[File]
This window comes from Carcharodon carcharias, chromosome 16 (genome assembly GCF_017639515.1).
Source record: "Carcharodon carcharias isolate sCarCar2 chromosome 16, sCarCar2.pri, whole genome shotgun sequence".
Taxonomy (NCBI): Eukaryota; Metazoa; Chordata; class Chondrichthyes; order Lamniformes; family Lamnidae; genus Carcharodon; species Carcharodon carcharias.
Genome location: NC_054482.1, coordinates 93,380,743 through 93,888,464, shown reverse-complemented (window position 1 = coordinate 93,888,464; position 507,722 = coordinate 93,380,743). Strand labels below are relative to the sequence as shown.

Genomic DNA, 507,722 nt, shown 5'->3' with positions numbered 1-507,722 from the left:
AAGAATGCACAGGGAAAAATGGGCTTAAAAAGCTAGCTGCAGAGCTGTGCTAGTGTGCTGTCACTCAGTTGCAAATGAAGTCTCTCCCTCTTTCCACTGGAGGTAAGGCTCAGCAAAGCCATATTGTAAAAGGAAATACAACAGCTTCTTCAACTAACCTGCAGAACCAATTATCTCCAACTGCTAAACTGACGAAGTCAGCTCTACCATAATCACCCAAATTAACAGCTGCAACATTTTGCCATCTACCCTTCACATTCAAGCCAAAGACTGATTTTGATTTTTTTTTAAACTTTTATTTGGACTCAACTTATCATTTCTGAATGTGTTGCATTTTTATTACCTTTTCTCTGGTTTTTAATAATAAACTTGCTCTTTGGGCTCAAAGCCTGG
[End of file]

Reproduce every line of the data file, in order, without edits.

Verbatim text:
This window comes from Carcharodon carcharias, chromosome 16 (genome assembly GCF_017639515.1).
Source record: "Carcharodon carcharias isolate sCarCar2 chromosome 16, sCarCar2.pri, whole genome shotgun sequence".
Taxonomy (NCBI): Eukaryota; Metazoa; Chordata; class Chondrichthyes; order Lamniformes; family Lamnidae; genus Carcharodon; species Carcharodon carcharias.
Genome location: NC_054482.1, coordinates 93,380,743 through 93,888,464, shown reverse-complemented (window position 1 = coordinate 93,888,464; position 507,722 = coordinate 93,380,743). Strand labels below are relative to the sequence as shown.

Genomic DNA, 507,722 nt, shown 5'->3' with positions numbered 1-507,722 from the left:
AAGAATGCACAGGGAAAAATGGGCTTAAAAAGCTAGCTGCAGAGCTGTGCTAGTGTGCTGTCACTCAGTTGCAAATGAAGTCTCTCCCTCTTTCCACTGGAGGTAAGGCTCAGCAAAGCCATATTGTAAAAGGAAATACAACAGCTTCTTCAACTAACCTGCAGAACCAATTATCTCCAACTGCTAAACTGACGAAGTCAGCTCTACCATAATCACCCAAATTAACAGCTGCAACATTTTGCCATCTACCCTTCACATTCAAGCCAAAGACTGATTTTGATTTTTTTTTAAACTTTTATTTGGACTCAACTTATCATTTCTGAATGTGTTGCATTTTTATTACCTTTTCTCTGGTTTTTAATAATAAACTTGCTCTTTGGGCTCAAAGCCTGG